Ally’s law begins to break this silence, but at the same time creates a new realm of what cannot be spoken. Disabled bodies have been excluded, marginalized, and hidden away from public space because they are reminders of the vulnerability and mortality of the body, the arbitrariness of embodied experience. Our culture’s obsession with health and idealized images of bodily perfection means that disability occupies a rejected space and that metaphors of disability are among the most persistent forms of othering.
But the split between good and bad, normal and abnormal, bodies is mirrored in the distinction between good and bad parts of the body. The face, lips, and hands are good; the excretory and sexual organs are bad. There is no deeper violation of the imperative to appear well and in control of one’s bodily functions than loss of ability to govern one’s bladder or bowels.
Restroom access laws posit that this danger, rather than being part of variability of being human, affects only a small group. This fiction renders invisible a whole world of vulnerability and suffering that people are often too ashamed to take to a doctor’s office to get a note. An estimated 18 million adults, predominantly women, have problems of incontinence, far more experience urinary frequency or urgency, and 6.5 million Americans are affected by fecal incontinence, a leading cause of nursing home placement. Then there are the conditions addressed by Ally’s law, the occasional, sudden onset of diarrhea, or the desperate need to pee after spending hours in a place with no accessible bathrooms or none at all. But how can all these things be addressed when toilets themselves cannot be directly named in polite company and excretion as a central human function is shrouded in silence and shame?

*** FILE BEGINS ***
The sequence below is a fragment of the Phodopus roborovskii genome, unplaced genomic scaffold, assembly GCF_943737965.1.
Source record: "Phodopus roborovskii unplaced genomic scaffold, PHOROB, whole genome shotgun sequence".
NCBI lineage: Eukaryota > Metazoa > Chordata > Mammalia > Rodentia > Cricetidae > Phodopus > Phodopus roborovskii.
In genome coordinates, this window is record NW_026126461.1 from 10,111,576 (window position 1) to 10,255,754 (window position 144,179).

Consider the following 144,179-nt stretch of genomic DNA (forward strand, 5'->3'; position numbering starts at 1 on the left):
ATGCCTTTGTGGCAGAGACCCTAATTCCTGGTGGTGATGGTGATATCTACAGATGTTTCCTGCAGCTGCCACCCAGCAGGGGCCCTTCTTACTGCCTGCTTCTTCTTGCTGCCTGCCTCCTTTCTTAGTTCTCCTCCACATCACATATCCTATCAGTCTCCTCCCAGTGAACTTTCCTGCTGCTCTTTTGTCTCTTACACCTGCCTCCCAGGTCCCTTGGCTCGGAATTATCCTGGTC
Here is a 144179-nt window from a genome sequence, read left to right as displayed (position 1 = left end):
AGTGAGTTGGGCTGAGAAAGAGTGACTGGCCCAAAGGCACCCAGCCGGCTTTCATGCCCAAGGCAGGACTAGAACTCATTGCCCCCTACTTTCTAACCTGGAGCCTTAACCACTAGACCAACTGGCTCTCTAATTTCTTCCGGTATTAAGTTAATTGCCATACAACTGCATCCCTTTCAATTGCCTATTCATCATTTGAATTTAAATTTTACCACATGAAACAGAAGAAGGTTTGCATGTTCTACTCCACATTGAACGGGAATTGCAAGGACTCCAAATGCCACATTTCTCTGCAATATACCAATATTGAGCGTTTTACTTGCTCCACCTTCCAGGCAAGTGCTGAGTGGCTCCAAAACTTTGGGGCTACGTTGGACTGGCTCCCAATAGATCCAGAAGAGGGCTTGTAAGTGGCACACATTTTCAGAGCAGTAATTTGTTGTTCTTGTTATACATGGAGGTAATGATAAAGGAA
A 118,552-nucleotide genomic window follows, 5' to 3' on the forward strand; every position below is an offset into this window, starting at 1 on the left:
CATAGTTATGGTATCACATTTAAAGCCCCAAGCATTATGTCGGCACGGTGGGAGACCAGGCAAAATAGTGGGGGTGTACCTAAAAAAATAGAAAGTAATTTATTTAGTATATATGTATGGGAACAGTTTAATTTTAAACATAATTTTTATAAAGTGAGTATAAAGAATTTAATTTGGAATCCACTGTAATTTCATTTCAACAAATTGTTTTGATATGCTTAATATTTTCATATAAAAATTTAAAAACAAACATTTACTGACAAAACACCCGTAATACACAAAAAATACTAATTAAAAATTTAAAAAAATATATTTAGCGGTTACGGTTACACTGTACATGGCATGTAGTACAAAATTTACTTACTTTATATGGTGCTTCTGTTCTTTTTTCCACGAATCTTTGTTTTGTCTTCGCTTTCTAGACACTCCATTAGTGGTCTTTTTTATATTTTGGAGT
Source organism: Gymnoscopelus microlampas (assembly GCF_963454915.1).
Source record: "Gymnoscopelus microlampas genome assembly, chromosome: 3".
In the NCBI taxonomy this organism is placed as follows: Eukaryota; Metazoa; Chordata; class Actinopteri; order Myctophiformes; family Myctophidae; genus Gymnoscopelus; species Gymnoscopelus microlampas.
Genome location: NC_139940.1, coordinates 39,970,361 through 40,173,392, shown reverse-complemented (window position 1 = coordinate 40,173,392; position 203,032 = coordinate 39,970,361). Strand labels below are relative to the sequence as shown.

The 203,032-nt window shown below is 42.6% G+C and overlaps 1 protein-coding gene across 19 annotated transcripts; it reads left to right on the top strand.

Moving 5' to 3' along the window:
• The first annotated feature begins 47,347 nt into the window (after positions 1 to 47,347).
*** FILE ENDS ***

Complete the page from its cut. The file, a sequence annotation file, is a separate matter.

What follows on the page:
Some disability activists have argued that, even within the disability community, issues of continence and control are rarely discussed. Those who require attendants to use a bathroom or who need help with the acts of urination or defecation say that they feel rendered invisible by the priorities of a movement that frames the problem of access in relation to autonomous subjects. Addressing the need for personal care means struggling against the impulse toward self-protection and the tremendous shame of needing help in this area above all others. People have been made to feel that they are better off dead than requiring aid with urination and defecation.
I see a connection between addressing toilet provision as a justice issue and accepting the fact that no one can live without eliminating waste. Along with eating and drinking, excretion is crucial to human survival; we could not be without it. The failure to create buildings, towns, and cities that acknowledge this reality by constructing more and better toilets is not a matter of the inability to act but a failure of will. Architects have suggested numerous simple and elegant bathroom designs that can address a wide range of needs across gender, sexuality, different kinds of ability and disability, and varied care-giver configurations. But it is hard to imagine their being implemented until we’re ready to acknowledge that “everybody poops” and that human variation and vulnerability are as great in this area as in any other